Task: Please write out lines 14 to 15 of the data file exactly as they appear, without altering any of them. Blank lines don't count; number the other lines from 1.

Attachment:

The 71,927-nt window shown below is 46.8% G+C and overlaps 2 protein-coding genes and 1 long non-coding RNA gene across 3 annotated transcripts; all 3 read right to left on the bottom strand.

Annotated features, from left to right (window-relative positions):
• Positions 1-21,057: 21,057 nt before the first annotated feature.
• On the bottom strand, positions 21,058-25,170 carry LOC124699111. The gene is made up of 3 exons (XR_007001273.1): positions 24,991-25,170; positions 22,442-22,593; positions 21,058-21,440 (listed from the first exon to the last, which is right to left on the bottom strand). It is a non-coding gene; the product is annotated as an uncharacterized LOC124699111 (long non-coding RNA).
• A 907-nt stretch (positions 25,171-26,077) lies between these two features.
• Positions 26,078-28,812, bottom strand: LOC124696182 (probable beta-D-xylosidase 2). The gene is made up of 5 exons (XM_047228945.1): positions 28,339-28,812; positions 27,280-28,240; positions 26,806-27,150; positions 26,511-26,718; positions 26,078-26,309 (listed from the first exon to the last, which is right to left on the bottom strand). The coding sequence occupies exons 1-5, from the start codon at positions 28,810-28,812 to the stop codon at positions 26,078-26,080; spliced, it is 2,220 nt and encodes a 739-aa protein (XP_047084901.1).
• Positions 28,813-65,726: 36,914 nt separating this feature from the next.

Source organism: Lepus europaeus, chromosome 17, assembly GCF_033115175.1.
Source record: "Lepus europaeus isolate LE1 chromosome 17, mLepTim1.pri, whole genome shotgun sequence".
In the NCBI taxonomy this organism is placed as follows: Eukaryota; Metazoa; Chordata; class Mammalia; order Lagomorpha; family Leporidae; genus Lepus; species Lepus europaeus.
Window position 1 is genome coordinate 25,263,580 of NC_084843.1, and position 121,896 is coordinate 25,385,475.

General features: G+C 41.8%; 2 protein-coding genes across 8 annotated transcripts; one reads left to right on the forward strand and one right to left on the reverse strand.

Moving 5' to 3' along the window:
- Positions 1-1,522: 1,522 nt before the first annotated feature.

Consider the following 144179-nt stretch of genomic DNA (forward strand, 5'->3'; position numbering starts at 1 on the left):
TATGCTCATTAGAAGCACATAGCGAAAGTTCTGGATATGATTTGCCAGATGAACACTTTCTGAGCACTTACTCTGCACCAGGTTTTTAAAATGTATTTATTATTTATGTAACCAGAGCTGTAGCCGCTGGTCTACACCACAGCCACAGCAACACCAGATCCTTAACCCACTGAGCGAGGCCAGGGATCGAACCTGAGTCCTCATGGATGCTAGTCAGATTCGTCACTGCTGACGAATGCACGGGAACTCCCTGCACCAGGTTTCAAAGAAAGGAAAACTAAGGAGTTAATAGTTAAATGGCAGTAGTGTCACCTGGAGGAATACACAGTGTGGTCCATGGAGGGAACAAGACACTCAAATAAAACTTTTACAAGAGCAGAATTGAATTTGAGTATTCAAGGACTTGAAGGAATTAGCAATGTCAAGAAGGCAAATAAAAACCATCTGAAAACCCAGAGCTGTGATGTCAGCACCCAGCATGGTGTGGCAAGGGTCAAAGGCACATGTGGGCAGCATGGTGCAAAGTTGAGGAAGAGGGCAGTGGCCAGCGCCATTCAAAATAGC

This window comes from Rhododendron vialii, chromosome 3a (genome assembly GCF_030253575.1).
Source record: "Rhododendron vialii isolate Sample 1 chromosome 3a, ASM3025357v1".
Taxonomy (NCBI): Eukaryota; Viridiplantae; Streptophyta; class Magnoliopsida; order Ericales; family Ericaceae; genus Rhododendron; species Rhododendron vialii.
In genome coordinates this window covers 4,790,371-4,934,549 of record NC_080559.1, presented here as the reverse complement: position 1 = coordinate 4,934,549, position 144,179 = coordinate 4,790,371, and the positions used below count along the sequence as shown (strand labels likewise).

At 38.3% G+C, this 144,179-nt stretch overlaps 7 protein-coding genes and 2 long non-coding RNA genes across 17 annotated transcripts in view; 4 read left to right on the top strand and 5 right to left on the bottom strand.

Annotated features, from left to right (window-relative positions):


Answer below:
- Positions 1-1,522: 1,522 nt before the first annotated feature.

Consider the following 144179-nt stretch of genomic DNA (forward strand, 5'->3'; position numbering starts at 1 on the left):